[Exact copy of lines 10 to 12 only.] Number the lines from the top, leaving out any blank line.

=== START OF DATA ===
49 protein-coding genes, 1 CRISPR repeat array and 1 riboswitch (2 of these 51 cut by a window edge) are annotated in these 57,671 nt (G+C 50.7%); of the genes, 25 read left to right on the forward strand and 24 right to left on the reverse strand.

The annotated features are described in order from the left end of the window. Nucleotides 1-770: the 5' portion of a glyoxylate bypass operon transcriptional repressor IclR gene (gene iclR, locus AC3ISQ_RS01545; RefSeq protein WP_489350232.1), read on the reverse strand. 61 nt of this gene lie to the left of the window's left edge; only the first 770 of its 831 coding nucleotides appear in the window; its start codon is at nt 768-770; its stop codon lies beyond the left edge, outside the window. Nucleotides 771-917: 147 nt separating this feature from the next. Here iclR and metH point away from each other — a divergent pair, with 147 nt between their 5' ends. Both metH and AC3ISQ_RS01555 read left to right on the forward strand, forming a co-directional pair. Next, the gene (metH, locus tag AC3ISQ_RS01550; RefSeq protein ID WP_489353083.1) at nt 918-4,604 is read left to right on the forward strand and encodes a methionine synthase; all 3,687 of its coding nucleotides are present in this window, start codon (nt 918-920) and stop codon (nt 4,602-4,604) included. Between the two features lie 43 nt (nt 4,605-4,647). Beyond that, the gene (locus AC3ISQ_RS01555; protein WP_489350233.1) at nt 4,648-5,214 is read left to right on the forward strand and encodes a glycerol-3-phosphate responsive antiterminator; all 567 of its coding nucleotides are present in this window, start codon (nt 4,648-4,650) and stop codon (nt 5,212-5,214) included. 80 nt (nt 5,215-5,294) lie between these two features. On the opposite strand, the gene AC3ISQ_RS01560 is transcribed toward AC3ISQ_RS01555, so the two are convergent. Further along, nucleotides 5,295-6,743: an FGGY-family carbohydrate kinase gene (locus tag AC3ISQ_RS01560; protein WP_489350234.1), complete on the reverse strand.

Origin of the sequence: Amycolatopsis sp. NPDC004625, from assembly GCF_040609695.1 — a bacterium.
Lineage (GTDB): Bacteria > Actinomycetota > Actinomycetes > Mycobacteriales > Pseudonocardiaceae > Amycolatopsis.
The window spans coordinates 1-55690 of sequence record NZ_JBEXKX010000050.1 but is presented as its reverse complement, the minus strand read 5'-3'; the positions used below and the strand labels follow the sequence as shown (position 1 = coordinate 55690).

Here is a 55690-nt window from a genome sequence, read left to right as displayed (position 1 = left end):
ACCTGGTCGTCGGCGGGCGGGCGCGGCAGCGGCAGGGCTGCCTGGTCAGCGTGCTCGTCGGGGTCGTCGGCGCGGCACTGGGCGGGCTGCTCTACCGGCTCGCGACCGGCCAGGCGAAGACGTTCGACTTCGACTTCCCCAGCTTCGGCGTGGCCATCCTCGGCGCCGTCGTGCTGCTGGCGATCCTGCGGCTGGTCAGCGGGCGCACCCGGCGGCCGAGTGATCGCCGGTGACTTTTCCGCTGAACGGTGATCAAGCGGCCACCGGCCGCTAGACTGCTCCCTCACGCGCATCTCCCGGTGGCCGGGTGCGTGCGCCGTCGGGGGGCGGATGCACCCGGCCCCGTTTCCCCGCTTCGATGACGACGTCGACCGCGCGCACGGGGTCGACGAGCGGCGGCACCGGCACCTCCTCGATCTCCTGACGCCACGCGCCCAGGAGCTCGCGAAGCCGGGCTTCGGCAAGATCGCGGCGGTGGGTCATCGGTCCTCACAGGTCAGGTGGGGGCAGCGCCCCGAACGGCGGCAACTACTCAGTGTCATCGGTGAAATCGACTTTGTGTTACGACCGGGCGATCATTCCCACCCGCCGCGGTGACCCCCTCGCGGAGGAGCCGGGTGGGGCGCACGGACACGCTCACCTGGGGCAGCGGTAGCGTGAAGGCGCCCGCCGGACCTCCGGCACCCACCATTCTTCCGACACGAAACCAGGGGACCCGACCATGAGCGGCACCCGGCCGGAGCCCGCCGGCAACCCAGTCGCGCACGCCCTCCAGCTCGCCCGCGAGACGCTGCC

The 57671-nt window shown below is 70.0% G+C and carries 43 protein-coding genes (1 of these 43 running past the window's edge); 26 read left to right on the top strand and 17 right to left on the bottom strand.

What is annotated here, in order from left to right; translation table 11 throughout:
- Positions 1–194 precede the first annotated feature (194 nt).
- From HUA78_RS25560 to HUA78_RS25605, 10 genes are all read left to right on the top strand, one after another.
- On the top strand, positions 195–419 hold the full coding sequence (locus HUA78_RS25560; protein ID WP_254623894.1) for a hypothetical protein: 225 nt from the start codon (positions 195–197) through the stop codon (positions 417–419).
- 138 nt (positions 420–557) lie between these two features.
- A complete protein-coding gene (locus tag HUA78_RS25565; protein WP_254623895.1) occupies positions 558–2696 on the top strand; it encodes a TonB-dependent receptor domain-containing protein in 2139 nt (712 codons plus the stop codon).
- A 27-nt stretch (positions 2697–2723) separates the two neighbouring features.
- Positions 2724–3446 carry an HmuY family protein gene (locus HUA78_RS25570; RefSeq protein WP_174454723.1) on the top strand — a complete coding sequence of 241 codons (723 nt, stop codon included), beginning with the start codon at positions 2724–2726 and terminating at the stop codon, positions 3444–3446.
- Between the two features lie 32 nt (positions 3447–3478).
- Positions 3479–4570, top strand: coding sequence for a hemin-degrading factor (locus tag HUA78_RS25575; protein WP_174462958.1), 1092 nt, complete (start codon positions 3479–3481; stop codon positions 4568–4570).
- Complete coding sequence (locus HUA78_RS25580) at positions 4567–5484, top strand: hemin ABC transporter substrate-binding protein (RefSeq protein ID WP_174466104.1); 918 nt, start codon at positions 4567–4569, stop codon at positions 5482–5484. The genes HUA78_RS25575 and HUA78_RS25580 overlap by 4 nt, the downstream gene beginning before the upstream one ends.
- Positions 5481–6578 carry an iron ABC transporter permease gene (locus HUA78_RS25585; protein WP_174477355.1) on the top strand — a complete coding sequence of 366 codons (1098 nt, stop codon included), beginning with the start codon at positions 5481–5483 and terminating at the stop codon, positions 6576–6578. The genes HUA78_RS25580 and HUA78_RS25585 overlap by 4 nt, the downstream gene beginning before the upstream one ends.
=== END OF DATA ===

- Positions 1–194 precede the first annotated feature (194 nt).
- From HUA78_RS25560 to HUA78_RS25605, 10 genes are all read left to right on the top strand, one after another.
- On the top strand, positions 195–419 hold the full coding sequence (locus HUA78_RS25560; protein ID WP_254623894.1) for a hypothetical protein: 225 nt from the start codon (positions 195–197) through the stop codon (positions 417–419).